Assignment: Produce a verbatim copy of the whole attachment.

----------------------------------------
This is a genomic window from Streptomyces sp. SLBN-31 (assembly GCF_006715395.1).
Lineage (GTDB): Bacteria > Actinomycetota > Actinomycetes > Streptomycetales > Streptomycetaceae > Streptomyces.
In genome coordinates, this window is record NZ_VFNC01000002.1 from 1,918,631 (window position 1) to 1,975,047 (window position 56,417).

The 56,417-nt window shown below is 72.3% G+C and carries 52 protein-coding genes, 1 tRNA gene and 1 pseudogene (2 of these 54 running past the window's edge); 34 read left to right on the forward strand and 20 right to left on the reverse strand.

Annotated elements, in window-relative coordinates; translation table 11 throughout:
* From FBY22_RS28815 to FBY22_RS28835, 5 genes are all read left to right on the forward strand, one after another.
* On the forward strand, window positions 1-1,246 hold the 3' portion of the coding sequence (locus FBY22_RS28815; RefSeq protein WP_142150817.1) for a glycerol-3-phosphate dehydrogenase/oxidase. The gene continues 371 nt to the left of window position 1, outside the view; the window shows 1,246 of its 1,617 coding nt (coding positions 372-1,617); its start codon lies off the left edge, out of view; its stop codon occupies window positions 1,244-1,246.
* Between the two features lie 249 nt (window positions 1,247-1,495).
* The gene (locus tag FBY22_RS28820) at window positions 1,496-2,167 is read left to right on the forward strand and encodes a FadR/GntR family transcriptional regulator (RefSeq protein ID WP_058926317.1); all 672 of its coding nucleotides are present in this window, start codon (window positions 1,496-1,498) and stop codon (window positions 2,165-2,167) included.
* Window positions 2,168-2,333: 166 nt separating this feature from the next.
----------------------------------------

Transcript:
This is a genomic window from Streptomyces sp. SLBN-31 (assembly GCF_006715395.1).
Lineage (GTDB): Bacteria > Actinomycetota > Actinomycetes > Streptomycetales > Streptomycetaceae > Streptomyces.
In genome coordinates, this window is record NZ_VFNC01000002.1 from 1,918,631 (window position 1) to 1,975,047 (window position 56,417).

The 56,417-nt window shown below is 72.3% G+C and carries 52 protein-coding genes, 1 tRNA gene and 1 pseudogene (2 of these 54 running past the window's edge); 34 read left to right on the forward strand and 20 right to left on the reverse strand.

Annotated elements, in window-relative coordinates; translation table 11 throughout:
* From FBY22_RS28815 to FBY22_RS28835, 5 genes are all read left to right on the forward strand, one after another.
* On the forward strand, window positions 1-1,246 hold the 3' portion of the coding sequence (locus FBY22_RS28815; RefSeq protein WP_142150817.1) for a glycerol-3-phosphate dehydrogenase/oxidase. The gene continues 371 nt to the left of window position 1, outside the view; the window shows 1,246 of its 1,617 coding nt (coding positions 372-1,617); its start codon lies off the left edge, out of view; its stop codon occupies window positions 1,244-1,246.
* Between the two features lie 249 nt (window positions 1,247-1,495).
* The gene (locus tag FBY22_RS28820) at window positions 1,496-2,167 is read left to right on the forward strand and encodes a FadR/GntR family transcriptional regulator (RefSeq protein ID WP_058926317.1); all 672 of its coding nucleotides are present in this window, start codon (window positions 1,496-1,498) and stop codon (window positions 2,165-2,167) included.
* Window positions 2,168-2,333: 166 nt separating this feature from the next.